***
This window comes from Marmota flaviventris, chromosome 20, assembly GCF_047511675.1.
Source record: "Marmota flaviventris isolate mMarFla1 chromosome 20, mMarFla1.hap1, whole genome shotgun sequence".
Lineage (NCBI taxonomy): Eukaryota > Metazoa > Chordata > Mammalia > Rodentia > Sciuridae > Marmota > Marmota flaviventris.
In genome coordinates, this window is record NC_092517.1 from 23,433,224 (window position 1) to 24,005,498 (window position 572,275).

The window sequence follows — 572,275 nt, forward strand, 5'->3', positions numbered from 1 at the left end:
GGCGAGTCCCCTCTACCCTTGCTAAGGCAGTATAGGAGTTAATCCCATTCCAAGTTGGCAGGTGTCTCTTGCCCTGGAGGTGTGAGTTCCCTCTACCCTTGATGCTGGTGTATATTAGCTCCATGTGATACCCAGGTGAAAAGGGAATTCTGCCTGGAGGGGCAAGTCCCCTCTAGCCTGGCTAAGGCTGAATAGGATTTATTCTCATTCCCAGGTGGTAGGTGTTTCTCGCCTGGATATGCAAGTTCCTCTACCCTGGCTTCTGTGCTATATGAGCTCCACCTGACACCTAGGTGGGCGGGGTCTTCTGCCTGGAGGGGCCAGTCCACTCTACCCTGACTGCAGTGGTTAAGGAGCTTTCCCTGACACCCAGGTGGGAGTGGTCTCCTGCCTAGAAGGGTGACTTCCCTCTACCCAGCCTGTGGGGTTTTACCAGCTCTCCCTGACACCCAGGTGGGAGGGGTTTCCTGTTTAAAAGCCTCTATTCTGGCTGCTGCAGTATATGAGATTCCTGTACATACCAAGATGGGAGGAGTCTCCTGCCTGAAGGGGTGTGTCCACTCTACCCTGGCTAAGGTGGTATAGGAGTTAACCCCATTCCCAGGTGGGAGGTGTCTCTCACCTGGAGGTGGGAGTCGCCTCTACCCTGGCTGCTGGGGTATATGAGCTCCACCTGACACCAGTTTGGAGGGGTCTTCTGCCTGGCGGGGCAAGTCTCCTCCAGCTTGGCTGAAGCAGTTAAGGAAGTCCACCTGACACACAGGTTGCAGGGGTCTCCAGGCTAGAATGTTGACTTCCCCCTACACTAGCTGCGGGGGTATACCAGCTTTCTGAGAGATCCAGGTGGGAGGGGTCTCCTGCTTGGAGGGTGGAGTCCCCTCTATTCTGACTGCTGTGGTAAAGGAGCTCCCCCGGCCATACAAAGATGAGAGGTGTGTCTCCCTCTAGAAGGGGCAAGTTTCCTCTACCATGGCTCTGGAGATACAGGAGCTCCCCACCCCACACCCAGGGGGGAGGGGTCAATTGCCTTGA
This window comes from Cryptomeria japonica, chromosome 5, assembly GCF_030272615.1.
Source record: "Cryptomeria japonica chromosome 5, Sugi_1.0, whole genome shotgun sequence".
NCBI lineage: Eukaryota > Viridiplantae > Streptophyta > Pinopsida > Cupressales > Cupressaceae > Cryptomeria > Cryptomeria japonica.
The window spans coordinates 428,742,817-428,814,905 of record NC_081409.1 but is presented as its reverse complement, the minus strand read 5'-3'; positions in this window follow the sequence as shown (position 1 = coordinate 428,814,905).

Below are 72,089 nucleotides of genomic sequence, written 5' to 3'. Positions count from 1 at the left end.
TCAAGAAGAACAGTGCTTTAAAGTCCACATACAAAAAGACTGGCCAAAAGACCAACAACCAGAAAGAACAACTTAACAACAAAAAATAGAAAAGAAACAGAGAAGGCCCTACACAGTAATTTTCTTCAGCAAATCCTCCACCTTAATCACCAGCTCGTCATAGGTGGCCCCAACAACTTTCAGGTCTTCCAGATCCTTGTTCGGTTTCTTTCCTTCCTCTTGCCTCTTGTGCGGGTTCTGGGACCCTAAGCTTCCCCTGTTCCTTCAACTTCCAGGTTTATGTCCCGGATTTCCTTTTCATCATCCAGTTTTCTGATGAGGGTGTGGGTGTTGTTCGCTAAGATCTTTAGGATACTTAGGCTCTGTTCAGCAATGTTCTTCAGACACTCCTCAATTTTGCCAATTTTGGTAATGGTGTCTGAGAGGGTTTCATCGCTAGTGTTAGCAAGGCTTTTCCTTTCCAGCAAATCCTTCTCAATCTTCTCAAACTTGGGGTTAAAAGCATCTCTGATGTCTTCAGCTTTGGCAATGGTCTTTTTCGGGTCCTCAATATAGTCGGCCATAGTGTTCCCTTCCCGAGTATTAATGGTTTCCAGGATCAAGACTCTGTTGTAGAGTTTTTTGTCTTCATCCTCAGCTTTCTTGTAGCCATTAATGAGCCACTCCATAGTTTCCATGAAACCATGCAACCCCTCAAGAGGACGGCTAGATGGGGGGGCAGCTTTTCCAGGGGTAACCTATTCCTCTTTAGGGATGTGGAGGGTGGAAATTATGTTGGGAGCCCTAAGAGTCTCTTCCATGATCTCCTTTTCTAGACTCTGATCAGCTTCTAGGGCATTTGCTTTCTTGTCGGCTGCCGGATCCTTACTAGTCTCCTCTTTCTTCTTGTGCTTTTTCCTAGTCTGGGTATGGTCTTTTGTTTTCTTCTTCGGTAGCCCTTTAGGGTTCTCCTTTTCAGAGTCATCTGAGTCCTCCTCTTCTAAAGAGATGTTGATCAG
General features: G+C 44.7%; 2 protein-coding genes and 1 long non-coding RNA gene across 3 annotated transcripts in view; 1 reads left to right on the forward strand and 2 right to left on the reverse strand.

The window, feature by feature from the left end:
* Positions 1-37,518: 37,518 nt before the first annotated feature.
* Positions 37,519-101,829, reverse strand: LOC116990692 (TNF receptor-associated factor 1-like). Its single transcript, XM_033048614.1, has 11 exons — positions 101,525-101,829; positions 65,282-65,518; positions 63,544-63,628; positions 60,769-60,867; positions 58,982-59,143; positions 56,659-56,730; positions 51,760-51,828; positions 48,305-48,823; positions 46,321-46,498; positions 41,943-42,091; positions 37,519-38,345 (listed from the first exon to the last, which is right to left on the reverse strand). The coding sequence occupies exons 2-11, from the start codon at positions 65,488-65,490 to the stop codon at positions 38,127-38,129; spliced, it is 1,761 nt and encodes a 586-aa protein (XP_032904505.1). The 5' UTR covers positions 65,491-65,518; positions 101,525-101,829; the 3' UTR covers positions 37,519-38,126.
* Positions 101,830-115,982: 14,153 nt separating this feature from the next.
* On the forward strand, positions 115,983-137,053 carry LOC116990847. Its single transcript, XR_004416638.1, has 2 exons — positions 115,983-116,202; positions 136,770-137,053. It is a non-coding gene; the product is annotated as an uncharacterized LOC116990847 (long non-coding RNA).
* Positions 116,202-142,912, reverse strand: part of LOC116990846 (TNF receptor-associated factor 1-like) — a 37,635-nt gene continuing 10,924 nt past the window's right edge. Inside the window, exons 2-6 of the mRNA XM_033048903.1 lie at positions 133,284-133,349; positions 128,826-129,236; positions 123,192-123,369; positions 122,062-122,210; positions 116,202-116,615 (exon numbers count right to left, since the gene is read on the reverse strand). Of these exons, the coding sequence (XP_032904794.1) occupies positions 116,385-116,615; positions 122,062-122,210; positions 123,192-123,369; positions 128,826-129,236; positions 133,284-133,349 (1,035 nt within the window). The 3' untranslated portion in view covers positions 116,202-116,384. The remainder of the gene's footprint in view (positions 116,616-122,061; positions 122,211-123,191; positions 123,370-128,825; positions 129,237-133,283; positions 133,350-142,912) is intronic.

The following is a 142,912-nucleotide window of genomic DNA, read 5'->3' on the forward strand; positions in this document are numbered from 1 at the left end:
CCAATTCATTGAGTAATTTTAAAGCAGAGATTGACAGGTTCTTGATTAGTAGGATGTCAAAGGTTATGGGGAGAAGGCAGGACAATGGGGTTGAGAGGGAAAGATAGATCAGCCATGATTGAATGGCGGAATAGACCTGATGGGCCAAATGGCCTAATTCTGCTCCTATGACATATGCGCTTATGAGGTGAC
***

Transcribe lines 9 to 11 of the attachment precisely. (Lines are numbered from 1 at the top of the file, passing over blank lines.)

NCBI lineage: Eukaryota > Viridiplantae > Streptophyta > Pinopsida > Cupressales > Cupressaceae > Cryptomeria > Cryptomeria japonica.
The window spans coordinates 428,742,817-428,814,905 of record NC_081409.1 but is presented as its reverse complement, the minus strand read 5'-3'; positions in this window follow the sequence as shown (position 1 = coordinate 428,814,905).

Below are 72,089 nucleotides of genomic sequence, written 5' to 3'. Positions count from 1 at the left end.